Winds:  West and northwest at 6 to 12 mph and gusty.
What impacts are anticipated from the weather? Wet roadways.  Lightning.
My confidence in the forecast verifying: LOW
Is severe weather expected? Monitor updates
The NWS defines severe weather as 58 mph wind or great, 1″ hail or larger, and/or tornadoes
Should I cancel my outdoor plans? Have a plan B.
Sunset  7:05 PM

 

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You may email me at beaudodson@usawx.com

 

The National Weather Service defines a severe thunderstorm as one that produces quarter size hail or larger, 58 mph winds or greater, and/or a  tornado.

Today and tonight:  Severe weather is not anticipated.  Isolated lightning possible after 4 AM.  This would be over southeast Missouri.

 

 

Tomorrow through tomorrow night: A few storms could produce hail and gusty winds late Friday afternoon and night.  There is some question about the placement of a warm front and dew points.  Lower dew points would lessen the severe weather risk.  Higher dew points would provide more moisture and lift.  Monitor updates.  The tornado risk is low, but not zero.  The greatest risk would be along the Missouri and Arkansas border and then into west Kentucky and western Tennessee.

Overall, the risk appears to be fairly low.

The Storm Prediction Center has placed our region in a marginal risk Friday afternoon and night.   Monitor updates.

Saturday through Sunday:  Saturday will likely end up mostly dry.  Severe weather is not anticipated Saturday through Sunday afternoon.

Sunday night through Monday night:

Some thunderstorms are possible Sunday night into Monday night.  Severe thunderstorms can’t be ruled out.  Monitor updates.

 

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  1. WEATHER HIGHLIGHTS
    1.  Warm today!  Get out and enjoy it.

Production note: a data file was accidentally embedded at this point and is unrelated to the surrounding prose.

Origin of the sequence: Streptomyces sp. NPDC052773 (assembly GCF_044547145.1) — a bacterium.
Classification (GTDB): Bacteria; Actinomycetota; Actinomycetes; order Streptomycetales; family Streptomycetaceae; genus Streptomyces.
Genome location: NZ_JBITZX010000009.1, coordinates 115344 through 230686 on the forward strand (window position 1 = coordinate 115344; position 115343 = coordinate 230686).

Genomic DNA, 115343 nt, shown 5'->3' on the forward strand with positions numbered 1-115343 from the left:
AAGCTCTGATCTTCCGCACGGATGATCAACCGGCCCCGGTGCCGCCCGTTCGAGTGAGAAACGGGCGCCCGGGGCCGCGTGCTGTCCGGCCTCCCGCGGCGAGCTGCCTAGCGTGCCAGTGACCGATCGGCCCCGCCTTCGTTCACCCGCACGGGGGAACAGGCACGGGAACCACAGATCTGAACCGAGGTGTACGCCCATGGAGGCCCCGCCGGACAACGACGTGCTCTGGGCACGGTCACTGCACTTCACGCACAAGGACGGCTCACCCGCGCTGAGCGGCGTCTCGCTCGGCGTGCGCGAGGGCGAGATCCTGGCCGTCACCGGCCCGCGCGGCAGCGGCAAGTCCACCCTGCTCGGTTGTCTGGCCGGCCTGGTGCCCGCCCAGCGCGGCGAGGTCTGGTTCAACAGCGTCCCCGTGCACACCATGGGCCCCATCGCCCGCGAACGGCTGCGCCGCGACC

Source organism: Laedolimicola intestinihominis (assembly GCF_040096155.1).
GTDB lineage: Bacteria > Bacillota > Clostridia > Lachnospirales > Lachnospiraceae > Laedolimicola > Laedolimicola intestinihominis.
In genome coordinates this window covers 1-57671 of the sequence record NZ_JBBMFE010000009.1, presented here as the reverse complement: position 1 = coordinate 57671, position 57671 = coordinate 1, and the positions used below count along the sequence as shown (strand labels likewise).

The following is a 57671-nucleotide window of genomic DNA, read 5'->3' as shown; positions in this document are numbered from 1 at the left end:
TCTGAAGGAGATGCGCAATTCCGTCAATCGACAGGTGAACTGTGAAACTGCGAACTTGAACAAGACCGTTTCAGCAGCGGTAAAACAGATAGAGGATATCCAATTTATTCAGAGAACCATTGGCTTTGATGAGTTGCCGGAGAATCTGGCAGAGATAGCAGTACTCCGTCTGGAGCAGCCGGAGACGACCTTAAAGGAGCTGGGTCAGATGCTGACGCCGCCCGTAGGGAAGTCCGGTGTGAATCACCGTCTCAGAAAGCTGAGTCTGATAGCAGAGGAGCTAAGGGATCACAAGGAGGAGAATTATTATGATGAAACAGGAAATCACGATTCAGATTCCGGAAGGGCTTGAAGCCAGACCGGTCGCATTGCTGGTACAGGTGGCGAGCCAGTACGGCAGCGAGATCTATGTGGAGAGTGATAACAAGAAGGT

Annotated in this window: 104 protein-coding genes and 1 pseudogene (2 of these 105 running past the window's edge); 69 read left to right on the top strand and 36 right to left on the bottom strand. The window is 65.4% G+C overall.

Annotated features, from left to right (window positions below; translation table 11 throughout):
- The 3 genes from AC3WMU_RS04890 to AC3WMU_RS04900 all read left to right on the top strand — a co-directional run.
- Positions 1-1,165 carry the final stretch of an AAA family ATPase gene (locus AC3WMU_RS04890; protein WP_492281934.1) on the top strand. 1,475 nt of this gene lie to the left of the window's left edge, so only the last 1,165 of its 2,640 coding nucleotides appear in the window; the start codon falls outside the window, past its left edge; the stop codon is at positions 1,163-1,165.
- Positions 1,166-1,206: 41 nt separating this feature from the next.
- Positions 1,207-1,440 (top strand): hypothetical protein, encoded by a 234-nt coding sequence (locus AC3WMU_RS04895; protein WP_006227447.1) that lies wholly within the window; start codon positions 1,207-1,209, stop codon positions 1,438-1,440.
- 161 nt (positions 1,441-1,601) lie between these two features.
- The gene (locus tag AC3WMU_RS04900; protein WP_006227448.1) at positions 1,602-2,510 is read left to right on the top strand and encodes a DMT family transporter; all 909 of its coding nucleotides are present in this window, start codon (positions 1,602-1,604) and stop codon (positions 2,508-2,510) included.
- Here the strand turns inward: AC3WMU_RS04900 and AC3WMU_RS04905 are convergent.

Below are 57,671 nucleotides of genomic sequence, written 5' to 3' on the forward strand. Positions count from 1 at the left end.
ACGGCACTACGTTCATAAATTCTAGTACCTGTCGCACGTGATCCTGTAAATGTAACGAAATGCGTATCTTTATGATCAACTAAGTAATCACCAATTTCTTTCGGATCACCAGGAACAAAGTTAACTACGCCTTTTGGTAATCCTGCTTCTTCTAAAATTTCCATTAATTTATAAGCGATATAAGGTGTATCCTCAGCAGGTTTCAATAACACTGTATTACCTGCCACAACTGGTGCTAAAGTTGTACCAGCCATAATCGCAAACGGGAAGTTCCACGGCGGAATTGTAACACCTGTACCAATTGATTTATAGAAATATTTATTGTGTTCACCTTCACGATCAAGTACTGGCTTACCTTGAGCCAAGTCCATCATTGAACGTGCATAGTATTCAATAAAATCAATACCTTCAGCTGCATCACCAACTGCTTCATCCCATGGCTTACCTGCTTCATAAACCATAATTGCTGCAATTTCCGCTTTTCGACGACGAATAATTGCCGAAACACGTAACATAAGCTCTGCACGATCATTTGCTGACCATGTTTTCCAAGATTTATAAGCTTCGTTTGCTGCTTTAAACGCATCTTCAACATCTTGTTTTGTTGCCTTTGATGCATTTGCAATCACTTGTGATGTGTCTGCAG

2.  Rain chances increase late Thursday night into Friday night.
    3.  Saturday and Sunday will be mostly dry  (outside of isolated showers).
    4.  Rain chances ramp up Sunday night into Monday night.
    5.  Flooding will continue to be an issue in some areas.  Avoid flooded roadways.
    6. In case you missed it!  Here is the Facebook thread with some exciting new announcements concerning Weather Talk.  Click here to read that.

Highlights

What has changed over the last 24 hours?

Weather Hazards.

 

Today is going to be nice!  If you can make it outside then please do so.  Temperatures will rise into the 60’s!  It will feel like spring today.  Plenty of sunshine, as well.  There could be a few more clouds as we move into this afternoon, but still nice.

The bulk of tonight will be dry.

Rain chances will increase towards morning across southeast Missouri.  The rain will then spread east and northeast across our region Friday.

Widespread showers and thunderstorms are anticipated Friday and Friday night.

A few of the thunderstorms could produce hail and strong winds.

There are some questions about thunderstorm intensity.

The system may occlude as it moves into the Missouri Valley.  If it occludes then that would prevent the higher dew points from streaming northward.  Those higher dew points are key to the severe weather threat.

Monitor updates Friday and Friday night.

Here is the future-cast radar from the NAM model guidance.  This what radar might look like.

This takes us through 10 AM Saturday.  You can see bands of rain moving through the region late tonight into tomorrow night.

The timestamp is located in the upper left.

Green is rain.  Yellow is heavier rain.  Blue is snow.  Purple and red are a wintry mix.

 

 

The Storm Prediction Center has outlined a risk of general thunderstorms to our west today.  The light green zone is where thunderstorms are possible but likely below severe levels.

 

 

The SPC has outlined a risk of severe thunderstorms Friday and Friday night for portions of the region.  You can see that depicted in the graphic below.

We have been watching this system for about two or three weeks.

The light green outline represents where lightning is possible.  Storms are not anticipated to be severe in that zone.  A few reports of gusty winds and small hail possible.

The dark green area is where some thunderstorms could produce large hail and damaging winds.

The yellow zone is where the Storm Prediction Center believes the greatest risk of severe thunderstorms will be located.

Monitor updates.  These outlooks often shift around as new data becomes available.

 

 

Here is a zoomed view of the Friday and Friday night severe weather outlook.

Again, the dark green area is a marginal risk.  A level one out of five risk.  One being the lowest risk and five being the highest risk.

The yellow zone is a level two risk.  I will keep an eye on this.  The outlook may need adjusting as fresh data becomes available.

 

 

Dew points will be on the rise Friday afternoon into Friday night/Saturday morning.